This time last year was wet, our plot was flooded in places, but generally only where we still needed to build raised beds. The temperature was largely quite mild, and there was no snow to speak of in London. Oh how times have changed as we’re granted yet more – ahem – learning opportunities. We’ve seen higher water levels than even our plot neighbours can remember, small patches of algae have taken up residence in our flooded paths, and the standing water has frozen over more than once. All we can really do is wait until the water level drops and the weather warms up, but it can be difficult not to get impatient. It’s this time of year when there’s little planting and harvesting to do that we’d love to get on with construction jobs, but any sort of digging of waterlogged soil is generally considered a bad idea, and digging frozen soil – well that’s just impossible.
On the bright side, there are buds and shoots quietly standing by until the conditions are right for them to burst into life. The crocuses and narcissi we planted last year have peeped out from underground, and the blackcurrant has formed its gorgeous tiny pink buds. They don’t seem to be in any rush and I suppose I can take inspiration and comfort from them. If they aren’t feeling the hurry, perhaps I can feel a little more patient too?
On the harvest front, we pulled up last of the fennel at the end of autumn, and the sprouts and parsnips just before Christmas which turned out to be absolutely huge, but still really delicious. I was worried that not many had germinated in the little space we had set aside for them, but I needn’t have been concerned as one parsnip ended up being the equivalent of about four from the market! I can tell you that it felt pretty good eating our own sprouts and parsnips with our Christmas dinner and I’m learning so much about keeping the plot productive throughout the winter. Our kale and perpetual spinach are still going strong and we’re waiting on our cabbages to get a little bigger and our purple sprouting broccoli to flower. It’s an early sprouting variety so I’m a tiny bit worried that it hasn’t already, but I’m determined not to give up on it yet as we took last year’s out far too early. I’ve got no reason to believe it won’t flower at all, but if it doesn’t do anything by the time I’m planting out the new season’s seedlings then I don’t think I’ll be trying it again. They are mightily big plants so that space would be much better off dedicated to something else. That said – I’m not making any rash decisions!
Now is about the time of year where we should be splitting our rhubarb which we didn’t manage to do last winter. I’m a bit worried that it’s looking like we might get our timing wrong again this year. We certainly can’t do it while the ground is frozen as it’s really huge and will be a beast to dig up, and if we were to dig it up now we don’t actually have the area prepped for the separated new plants to be transferred to. I think we’re going to have to split it as soon as the ground warms enough and plant the new plants out into large pots that we’ll keep in the polytunnel until the new bed is ready. Our poor rhubarb has definitely survived through its fair share of neglect and hardship before we got our plot! I honestly can’t wait to give it a birthday and let it flourish again into a much healthier plant. It seems harsh, but splitting out all the hard, tough woody parts is the best thing for it!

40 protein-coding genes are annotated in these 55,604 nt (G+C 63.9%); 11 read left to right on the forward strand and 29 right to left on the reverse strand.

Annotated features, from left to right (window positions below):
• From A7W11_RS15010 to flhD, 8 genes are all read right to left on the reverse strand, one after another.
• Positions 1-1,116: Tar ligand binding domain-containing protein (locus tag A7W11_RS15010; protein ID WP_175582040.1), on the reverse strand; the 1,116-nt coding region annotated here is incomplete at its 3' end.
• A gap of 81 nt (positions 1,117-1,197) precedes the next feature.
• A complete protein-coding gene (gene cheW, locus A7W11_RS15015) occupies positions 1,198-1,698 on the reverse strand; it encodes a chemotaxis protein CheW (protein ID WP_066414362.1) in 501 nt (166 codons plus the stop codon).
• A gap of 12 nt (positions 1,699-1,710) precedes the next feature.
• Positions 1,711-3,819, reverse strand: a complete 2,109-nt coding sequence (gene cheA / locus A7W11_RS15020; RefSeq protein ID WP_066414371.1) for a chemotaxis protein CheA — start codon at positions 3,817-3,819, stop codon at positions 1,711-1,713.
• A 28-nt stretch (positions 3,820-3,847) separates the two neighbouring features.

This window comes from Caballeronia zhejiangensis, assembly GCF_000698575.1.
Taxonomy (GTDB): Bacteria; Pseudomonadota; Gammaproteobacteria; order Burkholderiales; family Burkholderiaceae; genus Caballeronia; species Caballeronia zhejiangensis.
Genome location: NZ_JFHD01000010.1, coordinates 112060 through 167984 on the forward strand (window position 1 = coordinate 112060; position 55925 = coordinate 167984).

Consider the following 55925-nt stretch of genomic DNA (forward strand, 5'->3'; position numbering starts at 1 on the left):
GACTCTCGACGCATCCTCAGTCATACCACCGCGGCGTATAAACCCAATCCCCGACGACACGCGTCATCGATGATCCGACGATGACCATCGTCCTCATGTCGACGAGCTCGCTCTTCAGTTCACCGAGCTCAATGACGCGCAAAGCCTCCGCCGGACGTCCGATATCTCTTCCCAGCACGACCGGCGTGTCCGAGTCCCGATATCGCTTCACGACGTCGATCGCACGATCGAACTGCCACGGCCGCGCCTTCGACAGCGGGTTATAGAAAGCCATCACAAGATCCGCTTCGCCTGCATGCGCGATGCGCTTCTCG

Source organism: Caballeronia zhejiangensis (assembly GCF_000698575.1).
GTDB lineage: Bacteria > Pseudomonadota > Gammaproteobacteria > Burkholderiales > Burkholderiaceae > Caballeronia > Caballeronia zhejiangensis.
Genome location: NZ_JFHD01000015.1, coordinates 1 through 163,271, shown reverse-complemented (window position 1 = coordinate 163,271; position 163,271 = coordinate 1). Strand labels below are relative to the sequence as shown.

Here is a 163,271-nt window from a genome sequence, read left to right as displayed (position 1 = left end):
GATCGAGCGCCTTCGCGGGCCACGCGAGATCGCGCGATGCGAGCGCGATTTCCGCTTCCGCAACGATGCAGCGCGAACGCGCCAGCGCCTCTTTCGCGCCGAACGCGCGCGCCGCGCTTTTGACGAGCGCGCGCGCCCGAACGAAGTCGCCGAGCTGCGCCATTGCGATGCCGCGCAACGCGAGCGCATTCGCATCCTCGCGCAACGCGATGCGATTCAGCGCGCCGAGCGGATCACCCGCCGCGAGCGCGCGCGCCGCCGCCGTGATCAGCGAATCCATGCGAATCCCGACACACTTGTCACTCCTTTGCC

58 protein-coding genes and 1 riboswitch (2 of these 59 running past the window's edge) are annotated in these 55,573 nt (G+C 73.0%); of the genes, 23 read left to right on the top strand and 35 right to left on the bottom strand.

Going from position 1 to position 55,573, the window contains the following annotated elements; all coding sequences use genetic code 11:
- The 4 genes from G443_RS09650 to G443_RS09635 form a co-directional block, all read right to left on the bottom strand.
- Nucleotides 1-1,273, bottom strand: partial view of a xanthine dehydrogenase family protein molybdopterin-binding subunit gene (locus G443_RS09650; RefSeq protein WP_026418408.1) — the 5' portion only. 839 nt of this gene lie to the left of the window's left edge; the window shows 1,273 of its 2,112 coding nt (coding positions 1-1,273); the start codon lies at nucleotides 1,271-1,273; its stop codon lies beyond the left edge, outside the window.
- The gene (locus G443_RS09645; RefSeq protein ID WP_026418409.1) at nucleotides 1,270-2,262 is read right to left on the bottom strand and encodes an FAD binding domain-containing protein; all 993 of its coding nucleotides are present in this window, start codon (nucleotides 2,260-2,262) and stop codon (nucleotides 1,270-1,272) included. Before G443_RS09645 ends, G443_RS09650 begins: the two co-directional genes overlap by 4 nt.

While I might not be able to get much done outdoors, I’m making up for it by ordering this year’s seeds and organising my now arguably quite excessive collection. We were caught out last year when lockdown hit and we found it really difficult to source seeds, leaving us with limited options and basically taking whatever we could get. Over the last year I’ve collated a list of varieties that people have recommended on Instagram or elsewhere (in a spreadsheet no less) and got my orders in during January, giving plenty of time for them to be delivered.
This year I’m particularly excited about growing some new tomato varieties such as the beef tomato “Costoluto Fiorentino” which I’ve heard has a lovely flavour, as well as cucumber “Crystal Lemon” which is a small, round variety with a very satisfying crisp texture. I’m planning to grow more container-friendly varieties such as “Tumbling Tom” tomatoes, dwarf beans and some wild strawberries. Using more pots will allow us to maximise our space, especially if we can install a number of hanging baskets which I think would give a lovely visual interest too. I also have a few winter kale and cabbage varieties planned given that our kale as really kept us going through the colder months, and I’m especially excited to try the “Red Russian” variety.
It’s still far too early to be planting much, but I’ve started off some chillies, peppers and aubergines under grow lights to try and give them the longest growing season I can as they are notorious for needing a really long time to fruit and ripen (a mistake I most certainly made last year). I can’t wait for March and April so I can start sowing seeds in earnest!
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